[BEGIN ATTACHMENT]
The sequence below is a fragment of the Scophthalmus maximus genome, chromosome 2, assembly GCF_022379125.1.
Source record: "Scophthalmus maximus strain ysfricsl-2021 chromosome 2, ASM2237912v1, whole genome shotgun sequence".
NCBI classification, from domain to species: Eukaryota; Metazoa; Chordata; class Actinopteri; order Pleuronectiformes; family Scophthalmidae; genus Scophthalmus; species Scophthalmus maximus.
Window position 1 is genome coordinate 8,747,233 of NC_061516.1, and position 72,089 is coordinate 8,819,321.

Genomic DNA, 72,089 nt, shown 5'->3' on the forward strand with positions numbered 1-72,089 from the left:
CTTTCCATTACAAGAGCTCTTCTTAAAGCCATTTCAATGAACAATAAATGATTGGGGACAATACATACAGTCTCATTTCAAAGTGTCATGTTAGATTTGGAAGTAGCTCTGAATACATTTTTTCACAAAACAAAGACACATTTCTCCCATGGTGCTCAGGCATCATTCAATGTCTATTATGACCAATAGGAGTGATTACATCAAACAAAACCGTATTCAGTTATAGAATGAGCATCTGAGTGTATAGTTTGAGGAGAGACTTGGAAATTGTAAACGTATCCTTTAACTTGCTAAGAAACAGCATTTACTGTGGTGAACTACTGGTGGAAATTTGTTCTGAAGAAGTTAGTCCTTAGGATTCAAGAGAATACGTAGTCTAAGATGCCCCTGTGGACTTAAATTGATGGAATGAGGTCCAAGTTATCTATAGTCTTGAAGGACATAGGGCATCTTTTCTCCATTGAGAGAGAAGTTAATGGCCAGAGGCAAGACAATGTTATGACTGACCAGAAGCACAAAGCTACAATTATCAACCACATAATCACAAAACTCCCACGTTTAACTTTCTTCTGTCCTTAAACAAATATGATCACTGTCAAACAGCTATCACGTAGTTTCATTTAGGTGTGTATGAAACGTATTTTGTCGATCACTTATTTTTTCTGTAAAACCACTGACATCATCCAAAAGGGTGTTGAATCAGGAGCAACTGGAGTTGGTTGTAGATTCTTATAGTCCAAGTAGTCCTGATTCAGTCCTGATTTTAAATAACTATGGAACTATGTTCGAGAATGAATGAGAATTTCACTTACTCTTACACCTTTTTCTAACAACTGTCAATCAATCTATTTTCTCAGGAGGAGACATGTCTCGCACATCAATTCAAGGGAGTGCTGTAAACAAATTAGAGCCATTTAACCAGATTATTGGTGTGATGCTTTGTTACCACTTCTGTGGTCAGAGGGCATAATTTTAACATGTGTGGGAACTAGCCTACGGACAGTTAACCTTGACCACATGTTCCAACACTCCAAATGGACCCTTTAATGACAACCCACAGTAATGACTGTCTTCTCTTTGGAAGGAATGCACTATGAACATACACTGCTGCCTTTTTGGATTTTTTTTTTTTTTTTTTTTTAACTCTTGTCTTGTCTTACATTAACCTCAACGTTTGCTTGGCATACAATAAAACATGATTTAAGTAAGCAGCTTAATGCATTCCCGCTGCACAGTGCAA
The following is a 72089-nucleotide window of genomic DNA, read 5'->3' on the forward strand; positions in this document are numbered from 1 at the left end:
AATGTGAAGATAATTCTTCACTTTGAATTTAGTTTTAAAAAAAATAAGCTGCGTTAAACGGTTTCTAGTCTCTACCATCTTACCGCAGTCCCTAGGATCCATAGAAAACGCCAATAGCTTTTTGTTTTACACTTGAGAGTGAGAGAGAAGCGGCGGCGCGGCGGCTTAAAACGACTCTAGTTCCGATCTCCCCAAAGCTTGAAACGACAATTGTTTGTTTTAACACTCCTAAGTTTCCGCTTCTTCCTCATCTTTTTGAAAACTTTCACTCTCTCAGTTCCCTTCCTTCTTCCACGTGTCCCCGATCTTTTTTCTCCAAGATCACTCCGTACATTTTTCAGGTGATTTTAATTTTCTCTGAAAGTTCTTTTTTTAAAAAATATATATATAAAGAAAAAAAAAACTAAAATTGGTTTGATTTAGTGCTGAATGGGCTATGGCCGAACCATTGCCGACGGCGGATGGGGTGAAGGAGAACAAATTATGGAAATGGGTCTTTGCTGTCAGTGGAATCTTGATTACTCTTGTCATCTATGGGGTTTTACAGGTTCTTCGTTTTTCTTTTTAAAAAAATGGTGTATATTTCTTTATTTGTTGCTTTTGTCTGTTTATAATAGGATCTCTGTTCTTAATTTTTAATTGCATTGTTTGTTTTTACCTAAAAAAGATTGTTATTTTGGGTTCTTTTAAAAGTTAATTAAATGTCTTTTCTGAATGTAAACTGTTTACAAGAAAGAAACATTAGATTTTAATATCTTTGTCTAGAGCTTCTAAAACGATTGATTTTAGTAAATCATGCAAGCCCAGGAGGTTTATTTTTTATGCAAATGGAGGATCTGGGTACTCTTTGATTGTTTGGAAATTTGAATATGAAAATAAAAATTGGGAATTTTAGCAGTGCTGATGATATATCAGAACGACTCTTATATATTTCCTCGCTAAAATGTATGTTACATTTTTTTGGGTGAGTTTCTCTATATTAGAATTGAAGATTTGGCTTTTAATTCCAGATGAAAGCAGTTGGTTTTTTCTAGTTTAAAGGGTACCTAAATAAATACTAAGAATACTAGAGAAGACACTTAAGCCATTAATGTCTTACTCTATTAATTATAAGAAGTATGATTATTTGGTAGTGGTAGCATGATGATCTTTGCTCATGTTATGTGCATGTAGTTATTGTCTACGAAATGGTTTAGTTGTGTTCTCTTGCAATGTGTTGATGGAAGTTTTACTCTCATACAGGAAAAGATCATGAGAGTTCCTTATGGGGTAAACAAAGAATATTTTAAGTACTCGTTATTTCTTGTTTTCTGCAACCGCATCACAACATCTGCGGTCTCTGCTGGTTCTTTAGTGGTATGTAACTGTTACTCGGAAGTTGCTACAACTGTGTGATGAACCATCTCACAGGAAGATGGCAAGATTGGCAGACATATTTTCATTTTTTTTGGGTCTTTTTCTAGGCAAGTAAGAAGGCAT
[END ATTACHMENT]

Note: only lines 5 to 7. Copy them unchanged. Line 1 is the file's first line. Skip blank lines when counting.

Genomic DNA, 72,089 nt, shown 5'->3' on the forward strand with positions numbered 1-72,089 from the left:
CTTTCCATTACAAGAGCTCTTCTTAAAGCCATTTCAATGAACAATAAATGATTGGGGACAATACATACAGTCTCATTTCAAAGTGTCATGTTAGATTTGGAAGTAGCTCTGAATACATTTTTTCACAAAACAAAGACACATTTCTCCCATGGTGCTCAGGCATCATTCAATGTCTATTATGACCAATAGGAGTGATTACATCAAACAAAACCGTATTCAGTTATAGAATGAGCATCTGAGTGTATAGTTTGAGGAGAGACTTGGAAATTGTAAACGTATCCTTTAACTTGCTAAGAAACAGCATTTACTGTGGTGAACTACTGGTGGAAATTTGTTCTGAAGAAGTTAGTCCTTAGGATTCAAGAGAATACGTAGTCTAAGATGCCCCTGTGGACTTAAATTGATGGAATGAGGTCCAAGTTATCTATAGTCTTGAAGGACATAGGGCATCTTTTCTCCATTGAGAGAGAAGTTAATGGCCAGAGGCAAGACAATGTTATGACTGACCAGAAGCACAAAGCTACAATTATCAACCACATAATCACAAAACTCCCACGTTTAACTTTCTTCTGTCCTTAAACAAATATGATCACTGTCAAACAGCTATCACGTAGTTTCATTTAGGTGTGTATGAAACGTATTTTGTCGATCACTTATTTTTTCTGTAAAACCACTGACATCATCCAAAAGGGTGTTGAATCAGGAGCAACTGGAGTTGGTTGTAGATTCTTATAGTCCAAGTAGTCCTGATTCAGTCCTGATTTTAAATAACTATGGAACTATGTTCGAGAATGAATGAGAATTTCACTTACTCTTACACCTTTTTCTAACAACTGTCAATCAATCTATTTTCTCAGGAGGAGACATGTCTCGCACATCAATTCAAGGGAGTGCTGTAAACAAATTAGAGCCATTTAACCAGATTATTGGTGTGATGCTTTGTTACCACTTCTGTGGTCAGAGGGCATAATTTTAACATGTGTGGGAACTAGCCTACGGACAGTTAACCTTGACCACATGTTCCAACACTCCAAATGGACCCTTTAATGACAACCCACAGTAATGACTGTCTTCTCTTTGGAAGGAATGCACTATGAACATACACTGCTGCCTTTTTGGATTTTTTTTTTTTTTTTTTTTTAACTCTTGTCTTGTCTTACATTAACCTCAACGTTTGCTTGGCATACAATAAAACATGATTTAAGTAAGCAGCTTAATGCATTCCCGCTGCACAGTGCAA
The following is a 72089-nucleotide window of genomic DNA, read 5'->3' on the forward strand; positions in this document are numbered from 1 at the left end: